PITSS Tech BlogNews zu Java, PL/SQL, Entwicklung & Technologiewechsel
by Daniel Kampf
Senior Consultant, PITSS GmbH
In the last couple of months there has been a lot of information on how to migrate Oracle Reports to other modern reporting tools. For me, as I am dealing mostly with Jasper Reports, the question came up on how we actually can integrate Jasper Reports in Oracle Forms or other tools. So after a workshop together with TIBCO I started to look into the implementation options that the Community and Pro editions have. I had a look at two options: Visualize.js (part of the Jasper Reports Pro Edition) and the REST API (part of both editions).
The Jasper Reports REST API is a very powerful way to access Jasper Reports. It is very well documented and avaiable for both, Jasper Reports Pro and Community Edition. In my first tests, I used SoapUI to test the API and get a better understanding on how it works. As you can see in the video, I used XML rather than JSON for the data transfer.
After I knew which API I needed, I asked myself, what would be a good language for the integration. I played a little bit with a Java Client but realized, that PL/SQL already delivers a nice toolset for the integration of web services:
- APEX Web Service
I chose UTL_HTTP for the first try and created a package for the integration:
l_param_list := ‚<?xml version=“1.0″ encoding=“UTF-8″ standalone=“yes“?><reportExecutionRequest><reportUnitUri>’||REPORTUNITURI||'</reportUnitUri><async>’||ASYNC||'</async><freshData>’||FRESHDATA||'</freshData><saveDataSnapshot>false</saveDataSnapshot><outputFormat>’||OUTPUT_FORMAT||'</outputFormat><interactive>’||INTERACTIVE||'</interactive><ignorePagination>false</ignorePagination><parameters></parameters></reportExecutionRequest>‘;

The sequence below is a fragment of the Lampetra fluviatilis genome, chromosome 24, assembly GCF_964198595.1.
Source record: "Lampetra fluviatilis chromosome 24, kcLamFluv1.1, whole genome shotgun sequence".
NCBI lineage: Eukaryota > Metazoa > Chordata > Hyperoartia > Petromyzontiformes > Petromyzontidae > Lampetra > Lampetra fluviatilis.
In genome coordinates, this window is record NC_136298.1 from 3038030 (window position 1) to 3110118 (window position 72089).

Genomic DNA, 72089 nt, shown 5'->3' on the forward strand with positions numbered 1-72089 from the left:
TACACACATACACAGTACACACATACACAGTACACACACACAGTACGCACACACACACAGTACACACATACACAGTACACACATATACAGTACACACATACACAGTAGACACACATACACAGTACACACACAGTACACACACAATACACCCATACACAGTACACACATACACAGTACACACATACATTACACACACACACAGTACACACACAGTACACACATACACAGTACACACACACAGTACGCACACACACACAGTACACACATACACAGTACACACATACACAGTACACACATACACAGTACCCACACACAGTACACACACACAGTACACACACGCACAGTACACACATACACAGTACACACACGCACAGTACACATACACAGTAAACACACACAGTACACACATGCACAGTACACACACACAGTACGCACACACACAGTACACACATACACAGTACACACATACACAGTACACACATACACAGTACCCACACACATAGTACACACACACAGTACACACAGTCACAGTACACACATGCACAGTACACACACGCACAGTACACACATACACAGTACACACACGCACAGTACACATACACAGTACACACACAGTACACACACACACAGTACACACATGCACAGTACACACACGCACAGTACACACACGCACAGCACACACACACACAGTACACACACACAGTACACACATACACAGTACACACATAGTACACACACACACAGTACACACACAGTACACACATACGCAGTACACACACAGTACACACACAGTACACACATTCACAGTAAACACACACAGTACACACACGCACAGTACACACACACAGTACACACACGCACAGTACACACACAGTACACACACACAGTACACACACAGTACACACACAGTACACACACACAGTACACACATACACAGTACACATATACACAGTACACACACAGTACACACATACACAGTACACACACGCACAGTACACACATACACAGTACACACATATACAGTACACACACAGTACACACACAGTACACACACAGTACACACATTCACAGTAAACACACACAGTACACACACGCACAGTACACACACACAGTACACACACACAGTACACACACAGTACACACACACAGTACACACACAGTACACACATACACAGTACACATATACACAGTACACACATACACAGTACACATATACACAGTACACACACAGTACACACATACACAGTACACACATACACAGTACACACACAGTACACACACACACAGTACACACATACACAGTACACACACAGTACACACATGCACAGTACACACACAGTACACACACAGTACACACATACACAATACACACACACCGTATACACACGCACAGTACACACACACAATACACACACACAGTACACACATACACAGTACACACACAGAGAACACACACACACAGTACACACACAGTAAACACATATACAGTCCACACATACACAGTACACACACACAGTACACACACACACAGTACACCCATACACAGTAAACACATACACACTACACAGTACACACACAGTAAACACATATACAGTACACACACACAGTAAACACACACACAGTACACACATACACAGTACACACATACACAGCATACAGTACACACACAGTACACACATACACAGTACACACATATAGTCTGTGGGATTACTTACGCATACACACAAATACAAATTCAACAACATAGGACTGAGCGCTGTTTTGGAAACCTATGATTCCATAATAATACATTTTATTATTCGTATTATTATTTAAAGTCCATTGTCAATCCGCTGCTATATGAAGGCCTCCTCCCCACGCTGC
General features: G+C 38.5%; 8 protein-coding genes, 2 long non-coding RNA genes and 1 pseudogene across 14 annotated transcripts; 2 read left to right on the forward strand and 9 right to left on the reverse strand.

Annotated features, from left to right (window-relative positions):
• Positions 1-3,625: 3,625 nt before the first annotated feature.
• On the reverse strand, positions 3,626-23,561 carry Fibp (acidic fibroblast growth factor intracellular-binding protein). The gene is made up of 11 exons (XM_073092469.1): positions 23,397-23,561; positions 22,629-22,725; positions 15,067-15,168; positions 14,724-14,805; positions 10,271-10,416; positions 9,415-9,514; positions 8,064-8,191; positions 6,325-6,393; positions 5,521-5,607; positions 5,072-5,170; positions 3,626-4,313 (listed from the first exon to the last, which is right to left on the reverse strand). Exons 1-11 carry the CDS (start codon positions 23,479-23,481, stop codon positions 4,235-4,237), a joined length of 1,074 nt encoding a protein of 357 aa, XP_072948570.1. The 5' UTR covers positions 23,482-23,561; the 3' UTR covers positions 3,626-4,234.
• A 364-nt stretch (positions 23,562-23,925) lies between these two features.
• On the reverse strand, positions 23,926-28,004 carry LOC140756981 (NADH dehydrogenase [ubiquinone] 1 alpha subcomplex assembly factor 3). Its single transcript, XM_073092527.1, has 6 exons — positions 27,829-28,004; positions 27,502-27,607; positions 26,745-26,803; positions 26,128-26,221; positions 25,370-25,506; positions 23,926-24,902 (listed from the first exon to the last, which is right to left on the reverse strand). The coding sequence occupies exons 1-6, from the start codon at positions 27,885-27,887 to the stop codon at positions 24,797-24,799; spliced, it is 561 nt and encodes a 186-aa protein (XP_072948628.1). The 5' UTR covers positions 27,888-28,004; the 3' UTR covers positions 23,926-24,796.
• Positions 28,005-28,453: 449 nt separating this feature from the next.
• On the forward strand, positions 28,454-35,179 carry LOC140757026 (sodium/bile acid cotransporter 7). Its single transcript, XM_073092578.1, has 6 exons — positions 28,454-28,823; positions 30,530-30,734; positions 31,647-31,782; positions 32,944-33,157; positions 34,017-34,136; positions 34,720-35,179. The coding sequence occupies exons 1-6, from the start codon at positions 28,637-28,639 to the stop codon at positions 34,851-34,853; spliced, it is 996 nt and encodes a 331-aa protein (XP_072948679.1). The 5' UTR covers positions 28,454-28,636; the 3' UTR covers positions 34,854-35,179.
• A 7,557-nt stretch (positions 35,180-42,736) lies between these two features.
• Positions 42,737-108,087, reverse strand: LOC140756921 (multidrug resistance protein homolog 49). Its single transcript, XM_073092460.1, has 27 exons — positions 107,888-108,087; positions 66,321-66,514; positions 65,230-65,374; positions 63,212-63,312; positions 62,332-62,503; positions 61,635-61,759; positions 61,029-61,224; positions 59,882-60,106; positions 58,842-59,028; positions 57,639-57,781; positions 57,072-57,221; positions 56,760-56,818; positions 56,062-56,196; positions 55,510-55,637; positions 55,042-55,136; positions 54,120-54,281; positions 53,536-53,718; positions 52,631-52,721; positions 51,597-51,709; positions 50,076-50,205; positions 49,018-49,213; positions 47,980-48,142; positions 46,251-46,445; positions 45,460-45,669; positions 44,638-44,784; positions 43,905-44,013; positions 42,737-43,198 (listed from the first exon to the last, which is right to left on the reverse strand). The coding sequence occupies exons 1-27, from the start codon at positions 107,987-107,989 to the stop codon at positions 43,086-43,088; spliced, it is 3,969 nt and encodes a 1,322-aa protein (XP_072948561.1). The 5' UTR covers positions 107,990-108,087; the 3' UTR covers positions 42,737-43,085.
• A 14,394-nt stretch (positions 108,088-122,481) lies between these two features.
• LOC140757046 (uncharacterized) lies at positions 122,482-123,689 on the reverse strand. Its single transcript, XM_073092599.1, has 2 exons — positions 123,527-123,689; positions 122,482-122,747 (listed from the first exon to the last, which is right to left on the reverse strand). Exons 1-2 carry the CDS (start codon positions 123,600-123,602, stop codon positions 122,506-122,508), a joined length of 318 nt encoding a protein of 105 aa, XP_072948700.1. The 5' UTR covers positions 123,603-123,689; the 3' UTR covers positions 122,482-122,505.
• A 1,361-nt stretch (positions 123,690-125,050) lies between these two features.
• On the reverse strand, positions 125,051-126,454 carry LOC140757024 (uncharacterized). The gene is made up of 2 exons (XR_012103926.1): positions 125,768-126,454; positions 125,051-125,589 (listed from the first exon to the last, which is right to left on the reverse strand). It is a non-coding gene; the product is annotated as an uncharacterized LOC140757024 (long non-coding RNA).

— preparing Request…
l_http_request := UTL_HTTP.begin_request (‚http://’||JASPER_SERVER||‘:’||JASPER_PORT||’/jasperserver-pro/rest_v2/reportExecutions‘, ‚POST‘ , ‚HTTP/1.1‘);
The idea is to establish the http-connection to the webservice (reportExecutionRequest), transfer the neccessary data, like report name and mode (synchronous vs. asynchronous). If successfully executed, the API will return a XML with an export-ID and a request-ID. I’ve used the XMLTYPE feature of the Oracle database to store the XML since it is not that big. If you have a 12c database there are also a lot of features to handle JSON responses.
With for instance extractvalue the IDs can be extracted and you can actually grab the finished report. In my scenario I used the synchronous call. If you would like to call the Report asynchronous, you first have to get the status information before you try to get the result. Anyway if you call the report synchronously, the first request will wait for the report to be finished and you will just have to get the final document with:
l_http_request := UTL_HTTP.begin_request( ‚http://’||JASPER_SERVER||‘:’||JASPER_PORT||’/jasperserver-pro/rest_v2/reportExecutions/’||v_request_id||’/exports/’||v_export_id||’/outputResource‘ , ‚GET‘ , ‚HTTP/1.1‘);
I used UTL_HTTP.READ_RAW to read the result from the response-handler and store the report as a BLOB in the database. You can see the whole process in the video below.